The healthcare industry has been talking about the importance of digital transformation for years. But when the COVID-19 pandemic hit, the industry was faced with an uncomfortable truth: Up until then it was all talk, and no walk. As Seema Verma, Centers for Medicare & Medicaid Services Administrator, put it: This pandemic “has exposed a lot of inefficiencies.” Well, that’s putting it mildly.
The lack of data interoperability among EMRs. The data silos within organisations. The marketing challenges with lacking provider and facility location accuracy. The list could go on and on.
But as every industry has experienced in the pandemic, your digital presence is sometimes your only presence. With offices, stores and every other physical space either shut down permanently or working at a heavily reduced capacity, industries that are more experiential by nature have had to quickly pivot to an all (or, at least, mostly) digital existence in order to survive. And for healthcare providers, this means quickly embracing digital trends that were already on the rise, like telemedicine, to ensure patients could get the same quality of care (and in some cases, better care).
So if you’re a leader in the healthcare space and you want to ensure your organisation is weathering the storm, start by asking yourself these five questions:
1. Are data and marketing in sync? During the last few months, marketers realised very quickly that they needed to be able to communicate changes in provider and facility schedules, health recommendations, and more to the public at the drop of a hat. With this shift, siloed organisations ended up leaving patients frustrated and lost.
However, in organisations in which the CIOs and CMOs have good relationships and communicate often, we saw the implementation of new data strategies that allow technologies to talk to one another, creating a seamless way of managing provider information and data at all times. When data and marketing are in sync, it’s easier to get patients the information they need. One organisation told Yext, “We operated together over the last few months like a symphony, and it was something we’ve never witnessed before at our organisation.” When it comes to your tech and marketing teams, you need to get the right players together — and make sure everyone is playing to the same tune.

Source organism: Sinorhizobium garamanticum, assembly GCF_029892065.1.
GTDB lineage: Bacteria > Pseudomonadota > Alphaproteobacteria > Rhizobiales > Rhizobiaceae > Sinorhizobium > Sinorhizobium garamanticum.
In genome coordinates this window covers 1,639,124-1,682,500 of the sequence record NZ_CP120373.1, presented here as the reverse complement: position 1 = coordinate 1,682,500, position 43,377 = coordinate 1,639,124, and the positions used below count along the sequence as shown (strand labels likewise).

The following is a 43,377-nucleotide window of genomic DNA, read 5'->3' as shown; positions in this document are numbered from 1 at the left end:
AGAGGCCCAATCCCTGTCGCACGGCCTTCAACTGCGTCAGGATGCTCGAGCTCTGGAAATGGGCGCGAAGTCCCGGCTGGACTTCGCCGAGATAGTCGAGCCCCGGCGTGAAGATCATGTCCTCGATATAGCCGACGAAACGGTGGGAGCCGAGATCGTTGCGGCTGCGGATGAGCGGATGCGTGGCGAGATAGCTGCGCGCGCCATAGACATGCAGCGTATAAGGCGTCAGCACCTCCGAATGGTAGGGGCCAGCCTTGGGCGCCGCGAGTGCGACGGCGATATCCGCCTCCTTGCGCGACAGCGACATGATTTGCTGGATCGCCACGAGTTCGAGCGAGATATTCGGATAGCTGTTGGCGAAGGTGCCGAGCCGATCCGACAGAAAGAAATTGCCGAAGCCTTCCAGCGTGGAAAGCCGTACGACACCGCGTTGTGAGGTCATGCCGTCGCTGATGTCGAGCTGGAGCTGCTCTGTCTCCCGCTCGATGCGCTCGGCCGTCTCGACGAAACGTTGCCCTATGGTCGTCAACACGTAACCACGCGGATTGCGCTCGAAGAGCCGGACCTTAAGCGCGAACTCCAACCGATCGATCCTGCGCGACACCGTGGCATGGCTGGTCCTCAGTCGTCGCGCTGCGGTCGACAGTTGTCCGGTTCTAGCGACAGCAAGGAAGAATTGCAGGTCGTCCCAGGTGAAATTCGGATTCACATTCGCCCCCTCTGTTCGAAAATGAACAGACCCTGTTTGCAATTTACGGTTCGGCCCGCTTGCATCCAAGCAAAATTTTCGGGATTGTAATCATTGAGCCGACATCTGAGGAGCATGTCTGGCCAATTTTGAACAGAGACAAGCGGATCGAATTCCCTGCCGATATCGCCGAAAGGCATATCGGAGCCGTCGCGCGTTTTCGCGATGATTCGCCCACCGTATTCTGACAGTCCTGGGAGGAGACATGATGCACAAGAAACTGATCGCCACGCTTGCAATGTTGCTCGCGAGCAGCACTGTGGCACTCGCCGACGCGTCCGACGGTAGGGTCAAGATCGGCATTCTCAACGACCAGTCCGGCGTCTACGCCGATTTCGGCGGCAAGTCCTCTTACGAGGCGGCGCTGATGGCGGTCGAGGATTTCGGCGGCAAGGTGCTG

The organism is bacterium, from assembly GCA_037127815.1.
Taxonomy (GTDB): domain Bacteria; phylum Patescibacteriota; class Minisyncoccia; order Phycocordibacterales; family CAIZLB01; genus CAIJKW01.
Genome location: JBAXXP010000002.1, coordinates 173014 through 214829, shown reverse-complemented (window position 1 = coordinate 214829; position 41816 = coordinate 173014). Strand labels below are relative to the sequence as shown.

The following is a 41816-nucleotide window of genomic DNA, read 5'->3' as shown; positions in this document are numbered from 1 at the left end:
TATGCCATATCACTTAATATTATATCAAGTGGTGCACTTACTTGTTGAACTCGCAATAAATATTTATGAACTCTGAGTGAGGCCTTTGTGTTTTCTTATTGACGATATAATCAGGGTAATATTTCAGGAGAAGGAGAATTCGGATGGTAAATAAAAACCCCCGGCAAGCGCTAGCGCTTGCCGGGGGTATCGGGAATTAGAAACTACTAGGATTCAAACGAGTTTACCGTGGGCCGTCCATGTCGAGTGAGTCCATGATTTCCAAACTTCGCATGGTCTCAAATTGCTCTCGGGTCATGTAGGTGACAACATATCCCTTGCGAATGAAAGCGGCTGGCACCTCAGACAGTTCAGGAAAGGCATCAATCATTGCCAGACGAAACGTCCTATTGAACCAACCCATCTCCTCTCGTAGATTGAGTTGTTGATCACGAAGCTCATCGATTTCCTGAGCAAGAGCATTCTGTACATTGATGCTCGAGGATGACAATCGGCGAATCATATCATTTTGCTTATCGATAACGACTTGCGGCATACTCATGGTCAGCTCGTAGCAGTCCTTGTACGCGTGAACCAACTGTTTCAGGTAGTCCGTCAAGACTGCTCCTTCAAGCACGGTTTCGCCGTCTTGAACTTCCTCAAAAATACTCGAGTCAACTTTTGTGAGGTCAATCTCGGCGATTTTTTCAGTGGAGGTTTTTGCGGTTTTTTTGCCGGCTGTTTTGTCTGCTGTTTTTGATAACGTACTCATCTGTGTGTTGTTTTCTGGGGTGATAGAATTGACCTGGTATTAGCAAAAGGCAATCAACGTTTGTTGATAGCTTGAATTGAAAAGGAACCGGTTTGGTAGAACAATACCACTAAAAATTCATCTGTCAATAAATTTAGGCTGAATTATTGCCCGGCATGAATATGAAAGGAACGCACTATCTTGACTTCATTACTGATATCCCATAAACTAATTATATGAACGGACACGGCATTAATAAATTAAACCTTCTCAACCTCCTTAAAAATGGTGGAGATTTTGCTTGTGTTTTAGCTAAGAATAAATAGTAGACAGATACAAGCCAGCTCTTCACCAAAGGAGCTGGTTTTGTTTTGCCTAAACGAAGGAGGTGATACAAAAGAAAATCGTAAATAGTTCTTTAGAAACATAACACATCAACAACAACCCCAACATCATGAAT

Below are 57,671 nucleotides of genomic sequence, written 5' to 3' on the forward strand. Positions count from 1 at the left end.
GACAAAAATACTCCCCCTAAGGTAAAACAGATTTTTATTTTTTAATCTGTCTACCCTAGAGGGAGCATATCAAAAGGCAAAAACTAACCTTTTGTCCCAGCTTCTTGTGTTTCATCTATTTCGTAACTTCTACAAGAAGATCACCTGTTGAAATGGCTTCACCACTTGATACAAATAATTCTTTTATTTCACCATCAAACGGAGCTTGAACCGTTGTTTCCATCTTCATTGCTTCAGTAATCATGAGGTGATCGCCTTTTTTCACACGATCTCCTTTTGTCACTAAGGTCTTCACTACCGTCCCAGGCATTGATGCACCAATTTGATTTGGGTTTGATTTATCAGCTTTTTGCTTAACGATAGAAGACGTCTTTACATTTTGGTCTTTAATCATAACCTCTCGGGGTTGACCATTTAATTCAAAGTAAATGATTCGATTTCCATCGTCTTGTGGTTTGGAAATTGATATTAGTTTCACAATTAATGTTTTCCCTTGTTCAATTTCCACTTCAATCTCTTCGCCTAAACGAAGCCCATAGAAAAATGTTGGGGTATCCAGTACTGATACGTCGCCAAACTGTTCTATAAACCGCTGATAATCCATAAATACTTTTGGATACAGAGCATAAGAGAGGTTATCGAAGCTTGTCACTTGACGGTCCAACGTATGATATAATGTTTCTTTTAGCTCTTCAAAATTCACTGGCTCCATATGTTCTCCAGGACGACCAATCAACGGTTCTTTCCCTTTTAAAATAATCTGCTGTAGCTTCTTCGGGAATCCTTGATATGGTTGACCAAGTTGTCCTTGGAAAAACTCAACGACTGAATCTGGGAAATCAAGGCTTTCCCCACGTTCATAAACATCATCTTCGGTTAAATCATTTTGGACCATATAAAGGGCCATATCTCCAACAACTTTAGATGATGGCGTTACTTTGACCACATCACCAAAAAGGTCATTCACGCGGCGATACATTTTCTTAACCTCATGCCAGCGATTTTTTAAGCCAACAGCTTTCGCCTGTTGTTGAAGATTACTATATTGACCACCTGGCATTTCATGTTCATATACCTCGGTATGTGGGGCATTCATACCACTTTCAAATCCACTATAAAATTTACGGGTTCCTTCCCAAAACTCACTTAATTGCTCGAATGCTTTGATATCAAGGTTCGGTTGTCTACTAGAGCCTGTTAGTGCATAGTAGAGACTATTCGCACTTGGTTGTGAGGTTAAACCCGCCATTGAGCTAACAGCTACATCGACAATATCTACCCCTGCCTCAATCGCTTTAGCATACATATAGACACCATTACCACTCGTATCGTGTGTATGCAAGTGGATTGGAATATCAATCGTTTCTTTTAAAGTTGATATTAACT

2. Do you have any idea where your data lives? As Seema Verma noted, the lack of data interoperability within health systems caught everyone off guard. EPIC is a notorious “walled garden” when it comes to data sharing with other platforms. But so are other technologies.
If we enter into another wave of this pandemic, your data will need to move more freely between one system to another. Without open APIs and an understanding of data flow, your organisation will (again) be lagging behind. Organisations will tell you that they are “like Visa — accepted everywhere.” But, in reality, many organisations keep data behind a guarded wall and by doing so, contribute to keeping healthcare in the stone ages.
Stop the madness. Push your teams and your vendors to ensure your data and your technologies talk to one another.
3. Are you using search to help your CRM? Do you know who is a patient? Who was a patient? With whom you need to nurture or maintain a relationship?